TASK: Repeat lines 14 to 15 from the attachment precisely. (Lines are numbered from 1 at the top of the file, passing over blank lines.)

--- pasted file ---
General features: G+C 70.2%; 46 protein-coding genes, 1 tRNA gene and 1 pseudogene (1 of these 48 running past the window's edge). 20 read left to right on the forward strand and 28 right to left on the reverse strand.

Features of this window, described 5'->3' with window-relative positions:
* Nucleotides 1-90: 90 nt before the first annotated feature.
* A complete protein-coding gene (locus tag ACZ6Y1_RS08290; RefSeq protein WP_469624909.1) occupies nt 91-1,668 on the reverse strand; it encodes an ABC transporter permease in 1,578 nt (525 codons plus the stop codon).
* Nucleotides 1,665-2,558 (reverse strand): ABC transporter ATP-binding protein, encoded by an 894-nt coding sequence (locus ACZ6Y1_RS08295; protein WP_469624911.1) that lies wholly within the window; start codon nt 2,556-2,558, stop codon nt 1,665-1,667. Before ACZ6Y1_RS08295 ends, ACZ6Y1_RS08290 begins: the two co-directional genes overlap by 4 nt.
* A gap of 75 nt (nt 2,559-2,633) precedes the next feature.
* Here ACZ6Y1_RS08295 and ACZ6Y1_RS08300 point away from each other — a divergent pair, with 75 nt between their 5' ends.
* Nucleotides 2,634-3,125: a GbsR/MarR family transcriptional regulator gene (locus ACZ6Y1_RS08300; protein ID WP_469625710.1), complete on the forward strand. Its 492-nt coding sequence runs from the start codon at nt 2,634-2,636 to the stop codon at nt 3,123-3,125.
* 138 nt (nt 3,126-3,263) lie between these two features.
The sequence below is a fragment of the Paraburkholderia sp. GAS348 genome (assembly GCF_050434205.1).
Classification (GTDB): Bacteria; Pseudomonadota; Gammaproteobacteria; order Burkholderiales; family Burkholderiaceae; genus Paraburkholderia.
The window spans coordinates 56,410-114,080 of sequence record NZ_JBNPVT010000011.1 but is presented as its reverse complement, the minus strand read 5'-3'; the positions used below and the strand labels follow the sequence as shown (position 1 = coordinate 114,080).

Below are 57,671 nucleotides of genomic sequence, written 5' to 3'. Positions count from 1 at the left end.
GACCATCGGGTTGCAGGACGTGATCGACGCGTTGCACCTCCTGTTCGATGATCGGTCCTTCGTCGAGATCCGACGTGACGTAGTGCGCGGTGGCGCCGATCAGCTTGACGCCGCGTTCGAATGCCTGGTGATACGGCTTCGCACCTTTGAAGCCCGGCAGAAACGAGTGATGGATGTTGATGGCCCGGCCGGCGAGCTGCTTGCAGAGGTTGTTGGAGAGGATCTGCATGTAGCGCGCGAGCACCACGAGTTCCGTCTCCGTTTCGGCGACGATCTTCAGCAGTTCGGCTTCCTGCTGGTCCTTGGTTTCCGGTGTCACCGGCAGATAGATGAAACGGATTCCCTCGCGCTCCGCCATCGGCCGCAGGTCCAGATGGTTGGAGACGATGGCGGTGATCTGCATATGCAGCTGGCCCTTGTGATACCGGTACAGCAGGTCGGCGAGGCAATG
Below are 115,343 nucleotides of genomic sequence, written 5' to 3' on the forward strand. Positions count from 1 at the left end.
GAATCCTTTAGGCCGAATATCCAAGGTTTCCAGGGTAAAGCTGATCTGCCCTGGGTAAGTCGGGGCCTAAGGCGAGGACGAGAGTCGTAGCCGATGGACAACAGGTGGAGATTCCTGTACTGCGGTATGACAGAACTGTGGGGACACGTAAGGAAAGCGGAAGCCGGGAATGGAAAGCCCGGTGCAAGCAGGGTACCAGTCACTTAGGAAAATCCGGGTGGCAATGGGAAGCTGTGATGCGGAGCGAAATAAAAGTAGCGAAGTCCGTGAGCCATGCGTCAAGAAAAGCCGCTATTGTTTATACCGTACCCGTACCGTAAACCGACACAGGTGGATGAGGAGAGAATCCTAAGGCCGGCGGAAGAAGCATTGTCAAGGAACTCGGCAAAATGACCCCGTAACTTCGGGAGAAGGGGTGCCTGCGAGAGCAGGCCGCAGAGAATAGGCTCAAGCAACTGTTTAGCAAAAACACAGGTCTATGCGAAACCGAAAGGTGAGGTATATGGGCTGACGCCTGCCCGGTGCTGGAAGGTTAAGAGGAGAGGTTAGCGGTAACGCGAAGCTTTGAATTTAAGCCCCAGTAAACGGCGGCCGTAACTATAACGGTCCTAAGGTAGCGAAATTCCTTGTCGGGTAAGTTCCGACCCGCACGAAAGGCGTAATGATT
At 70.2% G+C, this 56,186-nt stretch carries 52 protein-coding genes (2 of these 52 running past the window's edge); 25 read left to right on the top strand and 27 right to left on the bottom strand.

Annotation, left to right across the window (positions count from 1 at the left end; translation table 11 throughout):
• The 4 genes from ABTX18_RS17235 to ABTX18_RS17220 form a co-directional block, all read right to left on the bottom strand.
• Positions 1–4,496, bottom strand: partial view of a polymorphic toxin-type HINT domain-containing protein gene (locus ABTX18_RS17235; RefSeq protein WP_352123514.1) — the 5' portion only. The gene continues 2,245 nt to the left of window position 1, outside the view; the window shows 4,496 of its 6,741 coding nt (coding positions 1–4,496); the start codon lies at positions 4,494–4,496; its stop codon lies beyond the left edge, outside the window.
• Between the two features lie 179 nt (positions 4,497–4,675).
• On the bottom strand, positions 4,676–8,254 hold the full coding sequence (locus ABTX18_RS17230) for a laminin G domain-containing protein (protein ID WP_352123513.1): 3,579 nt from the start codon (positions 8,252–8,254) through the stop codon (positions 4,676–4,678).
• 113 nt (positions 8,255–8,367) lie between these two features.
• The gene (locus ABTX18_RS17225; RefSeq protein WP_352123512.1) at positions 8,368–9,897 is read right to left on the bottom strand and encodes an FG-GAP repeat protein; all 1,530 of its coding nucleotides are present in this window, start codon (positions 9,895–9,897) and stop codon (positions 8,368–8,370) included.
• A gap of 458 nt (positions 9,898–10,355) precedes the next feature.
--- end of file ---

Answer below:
GACCATCGGGTTGCAGGACGTGATCGACGCGTTGCACCTCCTGTTCGATGATCGGTCCTTCGTCGAGATCCGACGTGACGTAGTGCGCGGTGGCGCCGATCAGCTTGACGCCGCGTTCGAATGCCTGGTGATACGGCTTCGCACCTTTGAAGCCCGGCAGAAACGAGTGATGGATGTTGATGGCCCGGCCGGCGAGCTGCTTGCAGAGGTTGTTGGAGAGGATCTGCATGTAGCGCGCGAGCACCACGAGTTCCGTCTCCGTTTCGGCGACGATCTTCAGCAGTTCGGCTTCCTGCTGGTCCTTGGTTTCCGGTGTCACCGGCAGATAGATGAAACGGATTCCCTCGCGCTCCGCCATCGGCCGCAGGTCCAGATGGTTGGAGACGATGGCGGTGATCTGCATATGCAGCTGGCCCTTGTGATACCGGTACAGCAGGTCGGCGAGGCAATG
Below are 115,343 nucleotides of genomic sequence, written 5' to 3' on the forward strand. Positions count from 1 at the left end.